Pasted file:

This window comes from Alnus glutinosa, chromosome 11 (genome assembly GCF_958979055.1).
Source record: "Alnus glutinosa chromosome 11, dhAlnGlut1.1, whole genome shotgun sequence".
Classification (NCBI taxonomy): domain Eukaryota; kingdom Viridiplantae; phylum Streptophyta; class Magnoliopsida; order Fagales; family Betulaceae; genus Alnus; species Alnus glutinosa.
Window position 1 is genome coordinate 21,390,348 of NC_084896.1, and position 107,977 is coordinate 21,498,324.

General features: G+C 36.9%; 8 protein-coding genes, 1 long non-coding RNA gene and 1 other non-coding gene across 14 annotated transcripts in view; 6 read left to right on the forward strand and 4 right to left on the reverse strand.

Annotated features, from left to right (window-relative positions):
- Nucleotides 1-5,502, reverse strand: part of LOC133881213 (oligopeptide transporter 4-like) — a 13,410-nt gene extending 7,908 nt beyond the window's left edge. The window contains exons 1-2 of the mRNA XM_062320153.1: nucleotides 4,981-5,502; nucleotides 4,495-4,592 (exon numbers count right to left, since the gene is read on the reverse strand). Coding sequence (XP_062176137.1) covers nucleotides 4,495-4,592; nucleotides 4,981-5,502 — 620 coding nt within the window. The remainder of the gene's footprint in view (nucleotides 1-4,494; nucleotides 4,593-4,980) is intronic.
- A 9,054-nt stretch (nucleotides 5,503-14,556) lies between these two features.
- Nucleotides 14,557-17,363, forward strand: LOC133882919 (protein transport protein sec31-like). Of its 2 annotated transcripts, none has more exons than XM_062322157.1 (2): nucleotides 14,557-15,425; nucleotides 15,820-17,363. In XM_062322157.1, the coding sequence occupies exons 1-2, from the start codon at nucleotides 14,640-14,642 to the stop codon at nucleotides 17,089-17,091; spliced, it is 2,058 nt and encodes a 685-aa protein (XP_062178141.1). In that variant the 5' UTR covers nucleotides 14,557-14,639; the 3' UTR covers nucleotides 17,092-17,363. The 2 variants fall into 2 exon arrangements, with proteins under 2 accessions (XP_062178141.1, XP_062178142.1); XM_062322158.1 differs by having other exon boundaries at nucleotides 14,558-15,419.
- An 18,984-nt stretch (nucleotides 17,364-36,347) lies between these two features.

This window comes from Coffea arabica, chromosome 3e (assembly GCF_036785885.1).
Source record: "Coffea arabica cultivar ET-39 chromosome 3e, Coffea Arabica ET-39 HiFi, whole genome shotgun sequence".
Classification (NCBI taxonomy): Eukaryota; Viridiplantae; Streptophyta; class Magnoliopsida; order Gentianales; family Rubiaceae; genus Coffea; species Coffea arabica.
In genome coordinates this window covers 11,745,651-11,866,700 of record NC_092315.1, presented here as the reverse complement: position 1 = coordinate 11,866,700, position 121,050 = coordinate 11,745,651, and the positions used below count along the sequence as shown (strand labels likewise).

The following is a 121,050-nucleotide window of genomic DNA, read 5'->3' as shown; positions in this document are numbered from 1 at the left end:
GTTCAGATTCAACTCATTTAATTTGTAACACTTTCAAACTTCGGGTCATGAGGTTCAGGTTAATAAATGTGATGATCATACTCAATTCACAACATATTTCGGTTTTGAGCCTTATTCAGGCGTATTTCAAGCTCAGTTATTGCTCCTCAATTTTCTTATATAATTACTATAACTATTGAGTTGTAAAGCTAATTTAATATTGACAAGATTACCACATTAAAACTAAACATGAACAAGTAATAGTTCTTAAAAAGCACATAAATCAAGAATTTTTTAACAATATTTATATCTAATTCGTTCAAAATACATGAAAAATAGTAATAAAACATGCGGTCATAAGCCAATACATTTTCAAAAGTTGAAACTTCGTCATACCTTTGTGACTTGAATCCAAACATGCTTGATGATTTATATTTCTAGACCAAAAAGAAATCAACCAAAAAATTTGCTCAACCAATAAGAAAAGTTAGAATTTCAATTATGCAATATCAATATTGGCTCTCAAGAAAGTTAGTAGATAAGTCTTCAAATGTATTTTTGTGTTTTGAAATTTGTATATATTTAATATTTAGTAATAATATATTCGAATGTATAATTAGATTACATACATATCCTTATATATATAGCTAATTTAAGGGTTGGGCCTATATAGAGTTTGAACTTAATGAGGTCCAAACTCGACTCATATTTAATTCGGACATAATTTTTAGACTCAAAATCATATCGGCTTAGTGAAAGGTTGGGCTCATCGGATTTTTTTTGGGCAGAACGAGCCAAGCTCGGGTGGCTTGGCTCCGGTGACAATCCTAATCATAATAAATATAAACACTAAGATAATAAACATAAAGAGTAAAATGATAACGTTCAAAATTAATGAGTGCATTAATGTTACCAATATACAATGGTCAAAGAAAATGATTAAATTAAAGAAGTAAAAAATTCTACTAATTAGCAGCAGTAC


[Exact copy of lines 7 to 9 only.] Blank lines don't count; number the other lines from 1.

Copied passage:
- Nucleotides 1-5,502, reverse strand: part of LOC133881213 (oligopeptide transporter 4-like) — a 13,410-nt gene extending 7,908 nt beyond the window's left edge. The window contains exons 1-2 of the mRNA XM_062320153.1: nucleotides 4,981-5,502; nucleotides 4,495-4,592 (exon numbers count right to left, since the gene is read on the reverse strand). Coding sequence (XP_062176137.1) covers nucleotides 4,495-4,592; nucleotides 4,981-5,502 — 620 coding nt within the window. The remainder of the gene's footprint in view (nucleotides 1-4,494; nucleotides 4,593-4,980) is intronic.
- A 9,054-nt stretch (nucleotides 5,503-14,556) lies between these two features.
- Nucleotides 14,557-17,363, forward strand: LOC133882919 (protein transport protein sec31-like). Of its 2 annotated transcripts, none has more exons than XM_062322157.1 (2): nucleotides 14,557-15,425; nucleotides 15,820-17,363. In XM_062322157.1, the coding sequence occupies exons 1-2, from the start codon at nucleotides 14,640-14,642 to the stop codon at nucleotides 17,089-17,091; spliced, it is 2,058 nt and encodes a 685-aa protein (XP_062178141.1). In that variant the 5' UTR covers nucleotides 14,557-14,639; the 3' UTR covers nucleotides 17,092-17,363. The 2 variants fall into 2 exon arrangements, with proteins under 2 accessions (XP_062178141.1, XP_062178142.1); XM_062322158.1 differs by having other exon boundaries at nucleotides 14,558-15,419.